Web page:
Except that has nothing to do with what you replied to, namely that application developers are not going to package their software up for umpteen different distros, package management systems and repositories.

there is no need to package for umpteen different distro

Oh, so you can take a package designed for Red Hat and install on Suse or Ubuntu and all these problems don't exist? Errrr, no you can't.

you need to support 2 package systems at most

Suse's RPMs are different to Red Hat's RPMs which are different to Debian's DEBs that are different to Ubuntu's DEBs.

Plus, you can't wrap your head around that you're not just supporting different package systems, but making packages for different distros and different versions of the same distro with different binary compatibility requirements and different dependencies.

Why on Earth do you think third parties create statically linked installation packages that are the size of Brazil?

It's a mess.

you can use the load of installers available (Loki being the oldest one, autopackage, ...)

There isn't centralised support for those within any distributions, which is kind of Mark Shuttleworth's point. He doesn't want anything to do with them.

Already done : rpm, deb, there are others too. It's tiring already.

Errrr, that's kind of the point. There are too many different package management systems, and even the RPM and DEB systems are different between Suse, Red Hat, Debian and Ubuntu. What is required is for distributors to run with something like Autopackage for anything beyond the core software of their system, so that developers can make one package and have it available for everyone.

Perhaps against people like you that don't even know what is available and spread lies.

Well, the latest version of Bacula certainly isn't available for Dapper, and that isn't a lie. The application developers just don't have the resources, and telling them to port to Ubuntu and every other distro out there isn't going to help.

Reply Score: 1

RE[3]: Good Article
by chris_dk on Fri 6th Oct 2006 17:46 UTC in reply to "RE[2]: Good Article"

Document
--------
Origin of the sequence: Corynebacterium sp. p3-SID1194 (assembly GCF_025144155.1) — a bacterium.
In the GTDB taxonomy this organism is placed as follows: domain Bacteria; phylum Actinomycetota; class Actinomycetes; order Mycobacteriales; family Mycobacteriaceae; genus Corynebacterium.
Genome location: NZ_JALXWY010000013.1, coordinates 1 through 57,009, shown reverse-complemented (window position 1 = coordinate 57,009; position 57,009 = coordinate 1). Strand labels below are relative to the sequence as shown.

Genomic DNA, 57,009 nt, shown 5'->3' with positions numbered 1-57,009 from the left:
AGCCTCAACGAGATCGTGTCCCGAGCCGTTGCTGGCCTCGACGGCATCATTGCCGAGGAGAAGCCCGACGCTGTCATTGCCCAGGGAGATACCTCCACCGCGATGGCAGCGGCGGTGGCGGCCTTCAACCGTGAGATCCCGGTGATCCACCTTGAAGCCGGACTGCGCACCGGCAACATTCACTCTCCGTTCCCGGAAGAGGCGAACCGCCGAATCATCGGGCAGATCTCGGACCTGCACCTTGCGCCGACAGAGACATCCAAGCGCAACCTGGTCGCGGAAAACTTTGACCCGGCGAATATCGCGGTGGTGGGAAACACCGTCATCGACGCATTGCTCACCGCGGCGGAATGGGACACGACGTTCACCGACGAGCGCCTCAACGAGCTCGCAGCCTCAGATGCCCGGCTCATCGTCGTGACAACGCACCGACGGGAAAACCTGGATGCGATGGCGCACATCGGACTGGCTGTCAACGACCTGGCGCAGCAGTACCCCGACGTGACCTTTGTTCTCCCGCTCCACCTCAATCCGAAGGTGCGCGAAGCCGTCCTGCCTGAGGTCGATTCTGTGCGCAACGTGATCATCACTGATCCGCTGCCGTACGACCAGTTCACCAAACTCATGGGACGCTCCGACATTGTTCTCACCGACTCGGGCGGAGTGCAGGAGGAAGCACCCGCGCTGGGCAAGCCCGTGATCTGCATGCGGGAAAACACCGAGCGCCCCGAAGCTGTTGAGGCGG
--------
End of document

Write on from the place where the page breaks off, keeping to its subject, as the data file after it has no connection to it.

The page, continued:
chris_dk Member since:
2005-07-12

Segedunum, I agree with you.

Reposotories are a great way to update the OS and the apps that come with it, but not as a way to get new apps.

The failure to accept autopackage is a symptom of bad cooperation and of fear. Fear because the distros will lose power if all apps are packaged in a distro-neutral way.

Linux vendors should really find a way to manage universal packages if they feel that autopackage is not the solution.

Reply Score: 1

Ubuntu is flying pig..
by rakamaka on Fri 6th Oct 2006 13:09 UTC
rakamaka
Member since:
2005-08-12

Slackware, Debian, Redhat Suse and Mandrake have contributed to linux community, by reshaping how linux system works. They can be called operating system.
What is Ubuntus (or knoppix, DSL PCLOS etc etc) contribution to linux community? none compared to slack or RH or debian. has Ubuntu ever developed a single software?? NO. have they any special programs for HW detection? NO. it is just better configured linux distro.... thats it.

Edited 2006-10-06 13:15

Reply Score: 3

RE: Ubuntu is flying pig..
by BluenoseJake on Fri 6th Oct 2006 14:38 UTC in reply to "Ubuntu is flying pig.."
BluenoseJake Member since:
2005-08-11

"What is Ubuntus (or knoppix, DSL PCLOS etc etc) contribution to linux community? none compared to slack or RH or debian. has Ubuntu ever developed a single software?? NO. have they any special programs for HW detection?"

Uh, they are developing Upstart right now, which is for system startup and dynamic device detection and initialization.

http://www.linux.com/article.pl?sid=06/09/18/1623244

Reply Score: 2

RE[2]: Ubuntu is flying pig..
by dsmogor on Sat 7th Oct 2006 22:39 UTC in reply to "RE: Ubuntu is flying pig.."
dsmogor Member since:
2005-09-01

Afaik, ubuntu was inspiration for quite signifiant changes in udev.

Reply Score: 1

Re: Ubuntu
by edoardo on Fri 6th Oct 2006 13:30 UTC
edoardo
Member since:
2006-09-21

rubbish article.

ubuntu is not the maker of the 16,000 packages.
debian is the miracle work that allowed users to get software from many different authors all installed from their large repositories.

the linux distro model with repositories is not stifling competition - there are even way too many alternatives for some packages!

you don't have to install from the repos, you can DIY it but the convenience for the user is so massive that the windows way seems just a timesink ...

Reply Score: 3

nothing new...
by hobgoblin on Fri 6th Oct 2006 16:12 UTC
hobgoblin
Member since:
2005-07-06

to see here, move along...

Reply Score: 2